History of the City of London

London, the best city in the world was founded in 50AD by the Romans and almost 2000 years on it is still standing strong. The name London originates from the Celtic word, Londinios which means land of the bold one. In 43 AD the Romans built the first bridge across the river Thames linking both North and South London.

Throughout history, London has played host to some horrific scenes. From the bubonic plague to the great fire, this historical city has stood the test of time and is now the bustling metropolitan heart of Europe.

in 61 AD Queen Boudicca stormed into London with her army with the intention of defeating the ruling Roman army. There was no attempt made to defend the city and most of it ended up burned to the ground. The levelling of the city paved the way for bricks and mortar buildings to be erected although many dwellings retained wood as the main building component. At the end of the second century, a solid stone wall standing 20ft high was built around the city to protect it from future invaders.

During the medieval age, London expanded rapidly and many streets were named after the traders that lived in them and by the end of the medieval period, London's population stood at 70,000.

By the 15th century, the population has reached a quarter of a million and London was rapidly expanding. Outbreaks of the bubonic plague killed many people, but numbers always rebounded quickly and did not appear to damage the growth of the city.

In the 17th century houses built around squares started to be constructed and the quality of accommodation improved for those who had money. London continued to be the heart of England and the majority of food, drink and fabrics were produced there. The major port of London enabled exotic goods to be imported into the city and the rise of the coffee house occurred at this time.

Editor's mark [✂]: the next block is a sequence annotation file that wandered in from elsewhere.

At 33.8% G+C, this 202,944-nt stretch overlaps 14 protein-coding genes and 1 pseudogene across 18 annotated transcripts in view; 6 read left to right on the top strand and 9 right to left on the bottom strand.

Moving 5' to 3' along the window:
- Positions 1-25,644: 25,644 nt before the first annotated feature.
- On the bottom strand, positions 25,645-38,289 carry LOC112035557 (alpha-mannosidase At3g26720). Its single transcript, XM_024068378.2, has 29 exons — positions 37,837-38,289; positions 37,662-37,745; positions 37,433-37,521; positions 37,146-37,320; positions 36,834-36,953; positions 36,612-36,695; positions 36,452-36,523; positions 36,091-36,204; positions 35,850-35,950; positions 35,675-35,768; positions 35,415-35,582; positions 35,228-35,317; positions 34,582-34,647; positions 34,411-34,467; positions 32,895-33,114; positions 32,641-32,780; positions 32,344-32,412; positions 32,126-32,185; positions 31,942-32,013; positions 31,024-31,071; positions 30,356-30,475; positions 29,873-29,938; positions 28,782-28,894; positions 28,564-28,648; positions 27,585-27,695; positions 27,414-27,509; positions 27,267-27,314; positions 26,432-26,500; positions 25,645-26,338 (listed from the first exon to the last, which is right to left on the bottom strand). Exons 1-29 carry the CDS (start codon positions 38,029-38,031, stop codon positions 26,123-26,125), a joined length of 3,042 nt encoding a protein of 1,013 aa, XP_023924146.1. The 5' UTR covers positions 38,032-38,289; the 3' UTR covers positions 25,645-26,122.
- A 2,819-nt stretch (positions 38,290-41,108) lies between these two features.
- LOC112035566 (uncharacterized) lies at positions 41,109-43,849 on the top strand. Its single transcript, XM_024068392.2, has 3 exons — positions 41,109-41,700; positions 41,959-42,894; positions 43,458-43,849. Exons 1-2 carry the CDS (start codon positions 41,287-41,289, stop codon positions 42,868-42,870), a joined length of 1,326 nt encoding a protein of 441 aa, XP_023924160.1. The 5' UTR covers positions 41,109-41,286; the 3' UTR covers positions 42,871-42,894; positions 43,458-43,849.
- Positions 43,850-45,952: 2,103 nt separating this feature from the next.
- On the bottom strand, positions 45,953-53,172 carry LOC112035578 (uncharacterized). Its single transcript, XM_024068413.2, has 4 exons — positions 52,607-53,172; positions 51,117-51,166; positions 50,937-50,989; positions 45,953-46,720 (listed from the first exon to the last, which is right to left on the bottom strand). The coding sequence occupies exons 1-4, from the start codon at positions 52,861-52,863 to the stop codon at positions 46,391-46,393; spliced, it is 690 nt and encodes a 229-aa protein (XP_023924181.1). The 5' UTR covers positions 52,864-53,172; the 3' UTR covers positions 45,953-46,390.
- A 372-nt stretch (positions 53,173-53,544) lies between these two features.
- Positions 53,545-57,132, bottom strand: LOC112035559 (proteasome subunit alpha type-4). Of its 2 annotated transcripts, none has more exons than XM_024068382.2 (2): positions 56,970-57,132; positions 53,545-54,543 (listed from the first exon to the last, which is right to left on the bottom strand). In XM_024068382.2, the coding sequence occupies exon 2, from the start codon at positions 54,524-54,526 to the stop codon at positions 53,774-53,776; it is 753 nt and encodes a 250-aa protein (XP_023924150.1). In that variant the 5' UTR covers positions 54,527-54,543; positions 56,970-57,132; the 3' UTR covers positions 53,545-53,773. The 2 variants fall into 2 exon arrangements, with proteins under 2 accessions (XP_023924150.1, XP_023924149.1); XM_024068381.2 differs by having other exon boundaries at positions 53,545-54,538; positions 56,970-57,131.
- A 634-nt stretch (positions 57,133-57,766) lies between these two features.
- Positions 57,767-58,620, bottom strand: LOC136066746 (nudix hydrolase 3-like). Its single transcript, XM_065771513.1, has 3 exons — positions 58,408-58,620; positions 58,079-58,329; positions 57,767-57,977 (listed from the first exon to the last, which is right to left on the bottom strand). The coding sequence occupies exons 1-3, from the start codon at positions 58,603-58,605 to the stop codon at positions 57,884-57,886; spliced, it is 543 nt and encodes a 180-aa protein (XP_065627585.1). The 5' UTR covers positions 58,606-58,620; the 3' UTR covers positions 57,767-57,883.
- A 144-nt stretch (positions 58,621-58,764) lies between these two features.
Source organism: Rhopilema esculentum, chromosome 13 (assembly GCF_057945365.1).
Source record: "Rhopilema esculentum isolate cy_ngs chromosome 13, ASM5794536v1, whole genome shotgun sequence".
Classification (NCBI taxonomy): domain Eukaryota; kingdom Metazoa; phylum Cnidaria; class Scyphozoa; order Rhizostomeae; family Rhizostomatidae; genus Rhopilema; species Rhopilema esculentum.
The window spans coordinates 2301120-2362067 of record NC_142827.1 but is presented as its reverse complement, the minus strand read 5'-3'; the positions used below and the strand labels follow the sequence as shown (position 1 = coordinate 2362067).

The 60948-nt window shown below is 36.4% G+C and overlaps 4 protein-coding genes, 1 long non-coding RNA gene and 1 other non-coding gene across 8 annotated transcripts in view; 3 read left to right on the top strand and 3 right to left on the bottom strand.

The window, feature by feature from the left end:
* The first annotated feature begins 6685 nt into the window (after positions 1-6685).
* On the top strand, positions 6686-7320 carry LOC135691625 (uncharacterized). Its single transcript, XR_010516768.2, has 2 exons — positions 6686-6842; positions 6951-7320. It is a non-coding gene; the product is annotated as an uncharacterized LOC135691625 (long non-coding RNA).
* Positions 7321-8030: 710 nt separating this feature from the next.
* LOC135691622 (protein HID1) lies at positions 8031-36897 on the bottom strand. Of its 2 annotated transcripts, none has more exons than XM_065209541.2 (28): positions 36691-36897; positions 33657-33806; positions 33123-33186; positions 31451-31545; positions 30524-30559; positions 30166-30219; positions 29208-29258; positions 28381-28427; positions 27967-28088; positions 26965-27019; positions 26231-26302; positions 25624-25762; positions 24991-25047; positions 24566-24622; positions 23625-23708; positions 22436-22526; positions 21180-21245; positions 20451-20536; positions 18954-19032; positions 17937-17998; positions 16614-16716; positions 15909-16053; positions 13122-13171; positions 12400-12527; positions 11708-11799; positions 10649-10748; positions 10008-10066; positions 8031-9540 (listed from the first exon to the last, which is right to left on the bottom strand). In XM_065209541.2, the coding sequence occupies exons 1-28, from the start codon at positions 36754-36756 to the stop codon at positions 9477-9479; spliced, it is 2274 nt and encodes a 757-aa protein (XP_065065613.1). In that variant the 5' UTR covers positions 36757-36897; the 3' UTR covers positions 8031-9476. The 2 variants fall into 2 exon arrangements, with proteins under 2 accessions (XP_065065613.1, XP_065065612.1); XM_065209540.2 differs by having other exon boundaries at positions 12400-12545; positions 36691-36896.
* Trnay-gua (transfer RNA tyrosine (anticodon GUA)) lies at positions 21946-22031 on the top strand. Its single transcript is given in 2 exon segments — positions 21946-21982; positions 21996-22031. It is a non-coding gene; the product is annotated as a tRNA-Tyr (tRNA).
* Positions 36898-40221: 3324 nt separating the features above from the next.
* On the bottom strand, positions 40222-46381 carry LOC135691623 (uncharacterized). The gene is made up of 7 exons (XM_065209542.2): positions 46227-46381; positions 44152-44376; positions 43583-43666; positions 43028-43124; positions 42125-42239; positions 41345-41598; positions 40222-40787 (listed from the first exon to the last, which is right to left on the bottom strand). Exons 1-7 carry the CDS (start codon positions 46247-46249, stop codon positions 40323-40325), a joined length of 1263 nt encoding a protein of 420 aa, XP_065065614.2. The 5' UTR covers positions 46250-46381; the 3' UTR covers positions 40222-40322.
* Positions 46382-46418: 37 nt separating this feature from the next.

In the late 1800's the population was just shy of 1 million.  In 1834 the houses of parliament were destroyed by fire and when they were rebuilt, the new building included the now world famous Big Ben. Big ben is actually the name of the bell contained inside the clock tower, but it is now better known as the tower itself.

During the 1940's, London was hit hard by the second world war and its underground tube was used as a shelter from the bombs raining down on the city. After the war, much of London was levelled and rebuilt, erasing much of the history that it had generated in its time. Newer buildings replaced many dwellings and gardens became a major fixture in most city homes.

Modern London is the financial hub of the world and is home to over 140 nationalities from across the world. The city now has a population of 8.67 million and continues to evolve and grow without any signs of slowing down.

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